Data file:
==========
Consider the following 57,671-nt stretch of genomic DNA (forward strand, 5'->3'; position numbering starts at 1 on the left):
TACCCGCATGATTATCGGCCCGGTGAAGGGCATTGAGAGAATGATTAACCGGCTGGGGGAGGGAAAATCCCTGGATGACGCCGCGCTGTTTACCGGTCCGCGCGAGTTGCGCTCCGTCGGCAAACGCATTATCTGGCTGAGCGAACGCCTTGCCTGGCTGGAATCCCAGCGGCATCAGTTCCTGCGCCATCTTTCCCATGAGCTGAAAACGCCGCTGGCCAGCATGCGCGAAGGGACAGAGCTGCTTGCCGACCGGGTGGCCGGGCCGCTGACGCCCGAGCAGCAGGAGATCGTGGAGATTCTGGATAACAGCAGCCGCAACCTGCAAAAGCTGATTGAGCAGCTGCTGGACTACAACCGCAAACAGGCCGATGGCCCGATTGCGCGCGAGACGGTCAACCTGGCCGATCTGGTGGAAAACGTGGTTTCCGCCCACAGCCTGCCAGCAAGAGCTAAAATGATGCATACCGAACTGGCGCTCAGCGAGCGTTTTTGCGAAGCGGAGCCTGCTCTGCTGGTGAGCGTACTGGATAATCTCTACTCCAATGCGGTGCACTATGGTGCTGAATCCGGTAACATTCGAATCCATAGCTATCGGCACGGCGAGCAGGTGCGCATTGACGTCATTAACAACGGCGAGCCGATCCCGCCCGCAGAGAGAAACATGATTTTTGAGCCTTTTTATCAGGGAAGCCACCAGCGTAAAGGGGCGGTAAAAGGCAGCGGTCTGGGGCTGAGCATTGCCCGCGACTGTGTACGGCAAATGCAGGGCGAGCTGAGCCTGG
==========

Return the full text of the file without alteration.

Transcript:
Consider the following 57,671-nt stretch of genomic DNA (forward strand, 5'->3'; position numbering starts at 1 on the left):
TACCCGCATGATTATCGGCCCGGTGAAGGGCATTGAGAGAATGATTAACCGGCTGGGGGAGGGAAAATCCCTGGATGACGCCGCGCTGTTTACCGGTCCGCGCGAGTTGCGCTCCGTCGGCAAACGCATTATCTGGCTGAGCGAACGCCTTGCCTGGCTGGAATCCCAGCGGCATCAGTTCCTGCGCCATCTTTCCCATGAGCTGAAAACGCCGCTGGCCAGCATGCGCGAAGGGACAGAGCTGCTTGCCGACCGGGTGGCCGGGCCGCTGACGCCCGAGCAGCAGGAGATCGTGGAGATTCTGGATAACAGCAGCCGCAACCTGCAAAAGCTGATTGAGCAGCTGCTGGACTACAACCGCAAACAGGCCGATGGCCCGATTGCGCGCGAGACGGTCAACCTGGCCGATCTGGTGGAAAACGTGGTTTCCGCCCACAGCCTGCCAGCAAGAGCTAAAATGATGCATACCGAACTGGCGCTCAGCGAGCGTTTTTGCGAAGCGGAGCCTGCTCTGCTGGTGAGCGTACTGGATAATCTCTACTCCAATGCGGTGCACTATGGTGCTGAATCCGGTAACATTCGAATCCATAGCTATCGGCACGGCGAGCAGGTGCGCATTGACGTCATTAACAACGGCGAGCCGATCCCGCCCGCAGAGAGAAACATGATTTTTGAGCCTTTTTATCAGGGAAGCCACCAGCGTAAAGGGGCGGTAAAAGGCAGCGGTCTGGGGCTGAGCATTGCCCGCGACTGTGTACGGCAAATGCAGGGCGAGCTGAGCCTGG